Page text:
My previous post talked about how to install 4store as a triplestore, and use the Ruby library RDF.rb in order to process RDF extracted from that store. This was a response to Richard Pope’s Linked Data/RDF/SPARQL Documentation Challenge which asks for documentation of how to install a triplestore, load data into it, retrieve it using SPARQL and access the results as native structures using Ruby, Python or PHP.
I quite enjoyed writing the last one, so I thought I’d try again. As before, I am on Mac OS X, but this time I’m going to use Python, which I have not programmed in before. I like a challenge. You might not like the results!
Updated to include some of Arto Bendicken’s recommendations.
This post is a response to Richard Pope’s Linked Data/RDF/SPARQL Documentation Challenge. In it, he asks for documentation of the following steps:
- Install an RDF store from a package management system on a computer running either Apple’s OSX or Ubuntu Desktop.
- Install a code library (again from a package management system) for talking to the RDF store in either PHP, Ruby or Python.
- Programatically load some real-world data into the RDF datastore using either PHP, Ruby or Python.
- Programatically retrieve data from the datastore with SPARQL using using either PHP, Ruby or Python.
- Convert retrieved data into an object or datatype that can be used by the chosen programming language (e.g. a Python dictionary).
I’ve been told so many time how RDF sucks for mainstream developers that it was the main point of my TPAC talk late last year. I think that this is a great motivating challenge for improving not only the documentation of how to use RDF stores and libraries but how to improve their generally installability and usability for developers as well.
Anyway, I thought I’d try to get as far as I could to see just how bad things really are. I am on Mac OS X, and I’m going to use Ruby (although I don’t really know it all that well, so please forgive my mistakes). I’ll breeze on through as if everything is hunky dory, but there are some caveats at the end.
One of the biggest selling points of linked data is that it’s supposed to facilitate web-scale distributed publication of data. Just as with the human web, anyone can publish data at their local site without having to go through any kind of central authority.
Just as with the human web, convergence on particular sets of URIs for particular kinds of things can happen in an evolutionary way: in a blog post I might point to Amazon when I want to talk about a particular book, Wikipedia to define the concepts I mention, people’s blogs or twitter streams when I mention them.
And with everyone using the same terms to talk about the same things, there’s the prospect of being able to easily pull together information from completely different sources to find connections and patterns that we’d never have found otherwise.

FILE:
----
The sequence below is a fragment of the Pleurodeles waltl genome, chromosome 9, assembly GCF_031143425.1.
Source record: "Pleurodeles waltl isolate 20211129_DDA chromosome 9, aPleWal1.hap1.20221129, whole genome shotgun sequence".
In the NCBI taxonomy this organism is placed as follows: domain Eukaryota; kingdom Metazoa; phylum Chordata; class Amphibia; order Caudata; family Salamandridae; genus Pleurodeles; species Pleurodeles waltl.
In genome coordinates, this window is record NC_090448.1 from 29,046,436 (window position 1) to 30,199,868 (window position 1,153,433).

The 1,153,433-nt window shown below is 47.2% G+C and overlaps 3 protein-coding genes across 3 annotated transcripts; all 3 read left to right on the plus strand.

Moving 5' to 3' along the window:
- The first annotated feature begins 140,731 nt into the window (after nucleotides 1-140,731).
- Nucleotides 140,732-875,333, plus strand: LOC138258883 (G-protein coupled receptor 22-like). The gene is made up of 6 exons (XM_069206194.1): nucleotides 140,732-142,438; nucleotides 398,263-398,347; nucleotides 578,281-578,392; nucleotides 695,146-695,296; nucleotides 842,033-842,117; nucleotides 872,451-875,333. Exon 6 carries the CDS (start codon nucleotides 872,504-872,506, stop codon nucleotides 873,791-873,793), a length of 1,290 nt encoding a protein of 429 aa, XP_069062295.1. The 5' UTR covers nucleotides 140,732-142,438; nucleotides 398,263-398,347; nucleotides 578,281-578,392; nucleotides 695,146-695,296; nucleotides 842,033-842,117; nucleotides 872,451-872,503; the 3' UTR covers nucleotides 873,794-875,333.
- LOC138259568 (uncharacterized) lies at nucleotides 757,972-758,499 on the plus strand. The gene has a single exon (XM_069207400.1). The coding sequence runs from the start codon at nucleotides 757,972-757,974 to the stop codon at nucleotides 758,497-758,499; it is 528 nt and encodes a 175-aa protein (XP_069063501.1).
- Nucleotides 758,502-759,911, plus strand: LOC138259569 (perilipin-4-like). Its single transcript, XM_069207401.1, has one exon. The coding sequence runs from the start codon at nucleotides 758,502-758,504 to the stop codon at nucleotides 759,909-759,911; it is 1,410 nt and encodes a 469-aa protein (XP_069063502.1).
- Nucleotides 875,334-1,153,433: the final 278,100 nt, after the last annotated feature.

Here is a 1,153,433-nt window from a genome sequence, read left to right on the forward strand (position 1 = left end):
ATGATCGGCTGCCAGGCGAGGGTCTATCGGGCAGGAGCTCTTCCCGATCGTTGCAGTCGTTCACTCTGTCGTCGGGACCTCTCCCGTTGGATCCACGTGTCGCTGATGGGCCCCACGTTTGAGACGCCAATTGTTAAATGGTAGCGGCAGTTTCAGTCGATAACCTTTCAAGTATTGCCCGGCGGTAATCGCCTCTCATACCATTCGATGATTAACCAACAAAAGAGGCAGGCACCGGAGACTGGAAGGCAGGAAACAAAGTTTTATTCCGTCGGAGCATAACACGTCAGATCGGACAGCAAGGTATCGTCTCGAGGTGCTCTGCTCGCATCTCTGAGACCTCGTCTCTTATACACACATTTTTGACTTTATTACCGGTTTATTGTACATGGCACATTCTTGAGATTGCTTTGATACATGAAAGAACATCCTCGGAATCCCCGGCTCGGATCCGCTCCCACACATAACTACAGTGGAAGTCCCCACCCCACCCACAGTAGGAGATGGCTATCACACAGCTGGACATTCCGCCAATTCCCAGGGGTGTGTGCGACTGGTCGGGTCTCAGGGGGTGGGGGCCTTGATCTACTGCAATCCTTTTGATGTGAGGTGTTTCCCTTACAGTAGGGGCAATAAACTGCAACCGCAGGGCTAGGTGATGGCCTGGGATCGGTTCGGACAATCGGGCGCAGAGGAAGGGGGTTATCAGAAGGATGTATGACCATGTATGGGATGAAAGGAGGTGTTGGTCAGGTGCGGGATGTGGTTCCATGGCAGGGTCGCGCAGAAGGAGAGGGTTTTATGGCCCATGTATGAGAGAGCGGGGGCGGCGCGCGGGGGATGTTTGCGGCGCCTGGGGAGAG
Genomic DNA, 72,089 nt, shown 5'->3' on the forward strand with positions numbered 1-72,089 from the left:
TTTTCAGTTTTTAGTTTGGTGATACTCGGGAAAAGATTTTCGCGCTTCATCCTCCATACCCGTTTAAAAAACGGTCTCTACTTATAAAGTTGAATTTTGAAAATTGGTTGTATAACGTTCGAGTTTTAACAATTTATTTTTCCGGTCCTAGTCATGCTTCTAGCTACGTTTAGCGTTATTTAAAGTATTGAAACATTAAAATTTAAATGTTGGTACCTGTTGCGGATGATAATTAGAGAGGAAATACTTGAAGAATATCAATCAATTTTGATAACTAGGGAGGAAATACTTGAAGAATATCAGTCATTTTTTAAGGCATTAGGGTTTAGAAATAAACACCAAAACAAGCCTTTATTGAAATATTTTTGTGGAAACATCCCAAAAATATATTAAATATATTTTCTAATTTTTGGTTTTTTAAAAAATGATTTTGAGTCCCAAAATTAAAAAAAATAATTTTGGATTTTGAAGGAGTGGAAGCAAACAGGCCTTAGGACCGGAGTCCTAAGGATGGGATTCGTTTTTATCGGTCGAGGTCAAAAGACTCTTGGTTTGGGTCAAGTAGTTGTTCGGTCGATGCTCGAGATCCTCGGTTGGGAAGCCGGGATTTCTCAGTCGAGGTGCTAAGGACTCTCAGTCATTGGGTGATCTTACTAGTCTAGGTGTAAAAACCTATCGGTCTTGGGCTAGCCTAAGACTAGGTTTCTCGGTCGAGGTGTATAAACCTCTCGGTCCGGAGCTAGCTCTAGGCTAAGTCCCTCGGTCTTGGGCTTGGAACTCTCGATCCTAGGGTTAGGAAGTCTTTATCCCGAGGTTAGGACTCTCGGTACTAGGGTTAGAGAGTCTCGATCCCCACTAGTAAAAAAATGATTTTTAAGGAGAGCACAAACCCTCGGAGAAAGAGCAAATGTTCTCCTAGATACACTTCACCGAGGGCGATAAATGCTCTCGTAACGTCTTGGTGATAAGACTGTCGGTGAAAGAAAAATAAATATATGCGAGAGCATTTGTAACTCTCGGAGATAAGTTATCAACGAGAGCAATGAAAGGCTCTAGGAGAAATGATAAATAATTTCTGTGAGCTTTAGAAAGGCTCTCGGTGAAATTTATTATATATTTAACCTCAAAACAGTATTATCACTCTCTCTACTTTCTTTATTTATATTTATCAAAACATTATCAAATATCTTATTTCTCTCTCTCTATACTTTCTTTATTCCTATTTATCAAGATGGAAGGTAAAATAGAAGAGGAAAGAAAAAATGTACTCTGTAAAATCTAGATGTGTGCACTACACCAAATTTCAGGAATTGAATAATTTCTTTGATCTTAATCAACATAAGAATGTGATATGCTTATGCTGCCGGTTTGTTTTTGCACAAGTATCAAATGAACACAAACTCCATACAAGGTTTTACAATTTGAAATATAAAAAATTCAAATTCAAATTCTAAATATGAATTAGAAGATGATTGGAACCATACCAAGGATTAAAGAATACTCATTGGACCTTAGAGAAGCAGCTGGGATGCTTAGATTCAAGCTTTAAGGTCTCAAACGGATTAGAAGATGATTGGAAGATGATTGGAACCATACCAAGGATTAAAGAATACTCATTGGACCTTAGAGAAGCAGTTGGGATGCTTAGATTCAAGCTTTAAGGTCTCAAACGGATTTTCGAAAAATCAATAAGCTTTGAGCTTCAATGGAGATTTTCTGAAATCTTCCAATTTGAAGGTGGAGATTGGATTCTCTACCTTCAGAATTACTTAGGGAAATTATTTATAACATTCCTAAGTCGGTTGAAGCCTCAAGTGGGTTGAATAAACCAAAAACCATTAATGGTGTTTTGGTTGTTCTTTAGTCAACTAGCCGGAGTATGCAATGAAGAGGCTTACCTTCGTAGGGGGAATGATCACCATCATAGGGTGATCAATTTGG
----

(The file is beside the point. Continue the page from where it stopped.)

What’s been very unclear to me is how this distributed publication of data can be married with the use of SPARQL for querying. After all, SPARQL doesn’t (in its present form) support federated search, so to use SPARQL over all this distributed linked data, it sounds like you really need a central triplestore that contains everything you might want to query.
This post is an attempt to explore this tension, between distributed publication and centralised query, and to try to find a pattern that we might use within the UK government (and potentially more widely, of course) to publish and expose linked data in a queryable way. It’s a bit sketchy, and I’d welcome comments.
Today, I’m going to moan about the lack of features in SPARQL that are necessary to do many kinds of data analysis and visualisation. Going from raw data, held in RDF, to data like
cannot be done with SPARQL on its own. These calculations involve aggregation, grouping and projection which are planned for SPARQL vNext, but not here yet (at least, not in any standard way or in every triplestore).
Here’s the pretty graph to illustrate today’s rant:
It’s not really XML, I suppose, but it’s certainly a bunch of interesting and timely topics. I particularly hope that we’ll get some public sector people in the room so that we can discuss some of the challenges and opportunities in that area.
I’ll start with the problem. To create the graphs I showed in my last post, I wanted to split MPs into groups based on their party affiliation. Ideally, I wanted the Google Visualisation query to look like:
select mp, additionalCosts, totalTravel, totalBasic where party = 'Conservative' order by totalClaim desc limit 25
because this is reasonably easy to understand and for a developer to create without having to know any magic URIs.
The party affiliation for an MP is given in the RDF supplied within the Talis store as a pointer to one of the resources:
Now, if you visit http://dbpedia.org/resource/Conservative_Party_(UK) then you’ll see precious few properties and none of them give you access to the string ‘Conservative’. If you look at http://dbpedia.org/resource/Liberal_Democrats, you’ll see plenty of properties, one of which is
dbpprop:partyName. But trying to query on
dbpprop:partyName within the Talis data store gives me nothing, because that information hasn’t been imported into the particular store that this SPARQL query is running on.
My last post showed a visualisation of the Guardian’s MP’s Expenses data, ported into a Talis triplestore. Here’s a screenshot of another one (follow the link for the interactive version). The files that are used to create it are attached to this post.
There are several things that are frustrating about creating these visualisations, which I want to discuss because I think they lead to some lessons about what data publilshers and members of the semantic web community should do to make these things easy. The first thing I want to talk about is datatyping.